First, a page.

Records expected to fall at new Olympic track


Track cycling could be set for an Olympic boost when a host of world records are expected to fall at London’s new state of the art velodrome.
After four days of racing at the final World Cup event of the season, an official Olympic test event, only two world records were set in London’s east end last weekend.
Yet that number is expected to increase significantly as intense rivalry and the ‘curing’ of the wooden boards covering the largely oval 250-metre track come into play this August.
On Friday Anna Meares and Kaarle McCulloch set a new world mark of 32.828sec in the two-lap team sprint, a time beaten in the final by Great Britain’s Victoria Pendleton and Jess Varnish, who clocked 32.754.
In another women’s event, the 12-lap team pursuit, it was more of the same.
After Australia’s three-women team had set a new record of 3:19.164, Britain went on to win the final in a new time of 3:18.148.
The International Cycling Union (UCI) sanctions world records in a total of 12 track events, eight of which are on the Olympic programme. Arguably the most coveted record to hold in Olympic track is in the team pursuit.
On Sunday, the Australian quartet of Jack Bobridge, Rohan Dennis, Alexander Edmondson and Michael Hepburn scorched to 3:54 — the third-fastest time recorded for the 4km event — to beat Britain, and threaten the world record of 3:53.314 the Brits set on their way to Olympic gold in Beijing four years ago.
Experts estimate that teams will have to clock around 3:50 to win Olympic gold in the 4km men’s event.
Bobridge, the world record holder in the non-Olympic event of the individual pursuit (4:10.532), says that is a near certainty.
“It’s only a new track, and for the track to be that fast already, with it being so new, is a good sign of things to come,” Bobridge told AFP.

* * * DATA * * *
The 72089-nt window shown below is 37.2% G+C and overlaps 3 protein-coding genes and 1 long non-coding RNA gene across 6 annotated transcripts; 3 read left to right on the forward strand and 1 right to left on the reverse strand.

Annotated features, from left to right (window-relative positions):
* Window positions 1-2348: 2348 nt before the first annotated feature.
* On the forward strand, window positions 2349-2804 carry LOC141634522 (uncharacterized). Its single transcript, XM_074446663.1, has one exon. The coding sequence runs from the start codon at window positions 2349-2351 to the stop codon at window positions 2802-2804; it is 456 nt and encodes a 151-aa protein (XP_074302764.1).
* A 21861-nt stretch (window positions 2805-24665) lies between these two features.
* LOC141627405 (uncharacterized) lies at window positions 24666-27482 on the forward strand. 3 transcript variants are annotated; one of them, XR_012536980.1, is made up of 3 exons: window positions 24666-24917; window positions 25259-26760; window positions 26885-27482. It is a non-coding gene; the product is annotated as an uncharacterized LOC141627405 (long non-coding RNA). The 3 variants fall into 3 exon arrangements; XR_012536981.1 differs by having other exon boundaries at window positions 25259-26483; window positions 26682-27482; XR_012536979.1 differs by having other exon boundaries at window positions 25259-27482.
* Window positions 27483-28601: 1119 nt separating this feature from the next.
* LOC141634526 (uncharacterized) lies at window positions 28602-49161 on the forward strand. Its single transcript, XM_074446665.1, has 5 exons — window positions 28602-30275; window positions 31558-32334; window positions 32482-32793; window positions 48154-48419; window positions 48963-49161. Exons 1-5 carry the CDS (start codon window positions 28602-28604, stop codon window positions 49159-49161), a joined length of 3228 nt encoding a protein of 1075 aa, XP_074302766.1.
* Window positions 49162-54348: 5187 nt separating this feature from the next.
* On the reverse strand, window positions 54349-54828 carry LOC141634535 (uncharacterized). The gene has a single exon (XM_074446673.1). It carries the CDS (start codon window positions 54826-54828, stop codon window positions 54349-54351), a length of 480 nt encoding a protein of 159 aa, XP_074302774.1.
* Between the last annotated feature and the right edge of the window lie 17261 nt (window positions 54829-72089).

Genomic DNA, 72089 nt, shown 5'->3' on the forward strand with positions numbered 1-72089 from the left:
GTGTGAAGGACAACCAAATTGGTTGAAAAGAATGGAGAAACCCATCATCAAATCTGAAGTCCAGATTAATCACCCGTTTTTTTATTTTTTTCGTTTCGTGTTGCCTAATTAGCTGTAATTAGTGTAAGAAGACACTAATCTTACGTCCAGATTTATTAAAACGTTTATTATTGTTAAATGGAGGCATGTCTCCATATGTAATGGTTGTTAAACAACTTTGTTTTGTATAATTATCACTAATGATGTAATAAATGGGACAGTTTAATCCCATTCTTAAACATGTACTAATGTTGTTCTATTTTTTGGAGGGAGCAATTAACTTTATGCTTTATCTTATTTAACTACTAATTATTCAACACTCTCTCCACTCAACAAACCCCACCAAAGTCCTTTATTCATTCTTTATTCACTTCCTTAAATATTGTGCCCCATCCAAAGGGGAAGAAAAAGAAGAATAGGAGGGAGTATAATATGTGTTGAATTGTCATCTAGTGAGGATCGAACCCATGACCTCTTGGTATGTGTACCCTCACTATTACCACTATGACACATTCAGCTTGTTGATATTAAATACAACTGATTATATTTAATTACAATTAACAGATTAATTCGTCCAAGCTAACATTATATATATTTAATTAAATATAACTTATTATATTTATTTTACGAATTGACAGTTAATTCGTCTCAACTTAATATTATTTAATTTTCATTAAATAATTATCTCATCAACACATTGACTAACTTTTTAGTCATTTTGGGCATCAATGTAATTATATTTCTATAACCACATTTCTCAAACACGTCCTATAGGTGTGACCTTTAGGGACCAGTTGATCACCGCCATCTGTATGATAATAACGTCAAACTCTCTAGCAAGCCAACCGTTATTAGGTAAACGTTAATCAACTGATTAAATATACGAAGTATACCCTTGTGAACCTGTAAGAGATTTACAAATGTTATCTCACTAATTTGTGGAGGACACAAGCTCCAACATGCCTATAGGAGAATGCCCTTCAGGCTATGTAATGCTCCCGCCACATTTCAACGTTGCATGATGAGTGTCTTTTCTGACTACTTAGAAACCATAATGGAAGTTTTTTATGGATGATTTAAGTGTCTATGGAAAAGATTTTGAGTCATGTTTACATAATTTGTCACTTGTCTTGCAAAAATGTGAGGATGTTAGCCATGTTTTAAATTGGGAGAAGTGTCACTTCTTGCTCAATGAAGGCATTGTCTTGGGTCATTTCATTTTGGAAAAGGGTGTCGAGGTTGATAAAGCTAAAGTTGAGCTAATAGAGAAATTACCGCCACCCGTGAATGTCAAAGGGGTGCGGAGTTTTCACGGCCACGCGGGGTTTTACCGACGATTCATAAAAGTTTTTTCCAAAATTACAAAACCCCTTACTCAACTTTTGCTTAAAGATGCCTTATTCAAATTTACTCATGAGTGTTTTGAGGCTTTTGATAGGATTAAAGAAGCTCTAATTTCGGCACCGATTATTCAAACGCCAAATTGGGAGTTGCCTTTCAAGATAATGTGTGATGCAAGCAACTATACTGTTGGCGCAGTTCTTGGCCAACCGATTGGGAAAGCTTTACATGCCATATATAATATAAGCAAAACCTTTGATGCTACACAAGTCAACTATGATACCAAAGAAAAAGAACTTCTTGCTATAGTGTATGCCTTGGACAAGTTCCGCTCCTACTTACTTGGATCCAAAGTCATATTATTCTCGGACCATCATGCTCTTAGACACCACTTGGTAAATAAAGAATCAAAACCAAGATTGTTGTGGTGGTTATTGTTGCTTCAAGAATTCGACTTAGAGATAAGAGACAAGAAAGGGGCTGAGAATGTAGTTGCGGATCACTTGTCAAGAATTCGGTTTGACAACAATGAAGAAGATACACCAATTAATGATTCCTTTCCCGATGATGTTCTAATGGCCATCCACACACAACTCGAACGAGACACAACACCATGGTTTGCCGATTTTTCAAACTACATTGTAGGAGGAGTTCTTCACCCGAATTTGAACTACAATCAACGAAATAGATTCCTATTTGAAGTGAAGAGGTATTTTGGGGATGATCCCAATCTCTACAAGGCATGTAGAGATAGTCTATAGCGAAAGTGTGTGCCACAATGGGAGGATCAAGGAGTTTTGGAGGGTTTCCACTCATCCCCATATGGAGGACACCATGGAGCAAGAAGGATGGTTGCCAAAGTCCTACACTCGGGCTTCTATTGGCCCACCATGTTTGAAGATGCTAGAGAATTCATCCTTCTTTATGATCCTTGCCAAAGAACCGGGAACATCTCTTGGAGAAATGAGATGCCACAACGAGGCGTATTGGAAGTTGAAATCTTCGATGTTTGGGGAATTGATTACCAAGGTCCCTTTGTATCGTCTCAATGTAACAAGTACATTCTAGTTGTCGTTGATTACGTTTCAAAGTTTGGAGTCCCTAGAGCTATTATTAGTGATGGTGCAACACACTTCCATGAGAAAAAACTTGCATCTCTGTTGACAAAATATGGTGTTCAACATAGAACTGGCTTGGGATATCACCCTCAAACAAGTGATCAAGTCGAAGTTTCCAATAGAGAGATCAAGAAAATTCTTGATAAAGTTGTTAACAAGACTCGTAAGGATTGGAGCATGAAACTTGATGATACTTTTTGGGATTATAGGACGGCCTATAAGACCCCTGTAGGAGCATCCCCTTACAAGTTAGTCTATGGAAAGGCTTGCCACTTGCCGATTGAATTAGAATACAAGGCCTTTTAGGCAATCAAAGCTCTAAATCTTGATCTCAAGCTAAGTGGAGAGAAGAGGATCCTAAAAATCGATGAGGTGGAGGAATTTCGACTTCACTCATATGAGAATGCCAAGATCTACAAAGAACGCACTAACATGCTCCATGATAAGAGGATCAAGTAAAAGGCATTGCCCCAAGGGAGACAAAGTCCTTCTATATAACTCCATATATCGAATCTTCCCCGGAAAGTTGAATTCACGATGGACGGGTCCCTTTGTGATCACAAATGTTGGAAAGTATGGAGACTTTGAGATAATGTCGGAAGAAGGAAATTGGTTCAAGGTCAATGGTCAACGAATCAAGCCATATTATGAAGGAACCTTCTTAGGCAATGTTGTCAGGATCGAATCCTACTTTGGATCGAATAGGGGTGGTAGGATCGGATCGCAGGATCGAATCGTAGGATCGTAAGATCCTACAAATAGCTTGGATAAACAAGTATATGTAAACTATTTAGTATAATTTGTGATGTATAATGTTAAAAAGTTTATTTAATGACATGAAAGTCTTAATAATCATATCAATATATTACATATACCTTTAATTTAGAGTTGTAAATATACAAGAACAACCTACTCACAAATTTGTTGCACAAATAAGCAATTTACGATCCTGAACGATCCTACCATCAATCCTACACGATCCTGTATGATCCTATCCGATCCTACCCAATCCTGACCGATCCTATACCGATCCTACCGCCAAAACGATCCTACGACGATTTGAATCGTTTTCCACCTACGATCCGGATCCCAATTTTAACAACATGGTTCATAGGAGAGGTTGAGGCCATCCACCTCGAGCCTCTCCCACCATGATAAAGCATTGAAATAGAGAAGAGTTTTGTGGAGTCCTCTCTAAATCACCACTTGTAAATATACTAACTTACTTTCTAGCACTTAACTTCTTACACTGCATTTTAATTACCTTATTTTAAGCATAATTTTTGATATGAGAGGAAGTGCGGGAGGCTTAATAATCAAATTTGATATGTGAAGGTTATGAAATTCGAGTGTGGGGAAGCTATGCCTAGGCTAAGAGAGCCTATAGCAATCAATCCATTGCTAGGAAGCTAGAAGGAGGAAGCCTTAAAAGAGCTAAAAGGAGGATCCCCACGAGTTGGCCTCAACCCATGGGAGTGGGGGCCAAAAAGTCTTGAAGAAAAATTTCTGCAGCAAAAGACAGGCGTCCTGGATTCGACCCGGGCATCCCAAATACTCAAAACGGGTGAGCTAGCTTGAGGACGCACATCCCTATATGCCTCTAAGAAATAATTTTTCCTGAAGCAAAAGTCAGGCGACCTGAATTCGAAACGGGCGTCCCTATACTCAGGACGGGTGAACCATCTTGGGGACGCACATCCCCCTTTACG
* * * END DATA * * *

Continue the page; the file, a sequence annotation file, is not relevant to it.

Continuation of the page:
“Give it another six months for the boards to cure and a bit more racing on it, and come the Games there will be pretty good times for sure.” For American pursuit specialist Sarah Hammer the London velodrome is particularly kind to pursuiters.
“Obviously it’s very round, a good pursuiters track… one you can keep full gas on all the way around,” said Hammer, who hopes the reputation of the women’s team pursuit event benefits in London.
“We’re a new event, it’s thrilling that we get to do it as women. I would expect and hope we have the same high achievement for the times.”
Specialists in the speed events meanwhile were happy with the chance to test their tactics on the steep banking and home straights of the velodrome — made from 56km of sustainably-sourced Siberian pine and some 350,000 nails.
Jason Kenny is battling British teammate Sir Chris Hoy for the sole sprinter’s spot available in the event at the Games, and said: “A lot of tracks we’ve been racing on have quite longer (home) straights, and when you’re in a match sprint and leading out and trying to overtake someone it does change the characteristics of the race and you just have to race accordingly.
“It’s just a learning curve really. It’s been really good to get on the track and experience some fast racing ahead of the Olympics.” Kenny was recently awarded the sprint world title after France’s Gregory Bauge was stripped of the rainbow jersey for a doping rule misdemeanour.
In London both riders are sure to represent their respective countries in the team sprint, an event in which Britain are Olympic champions and France are world champions.
“It’s a nice track,” Bauge told AFP after his team took silver behind Germany on Saturday.
“It feels really good to ride on and with the atmosphere and the heat, plus a little medal motivation from us, I think we can go much faster in London.”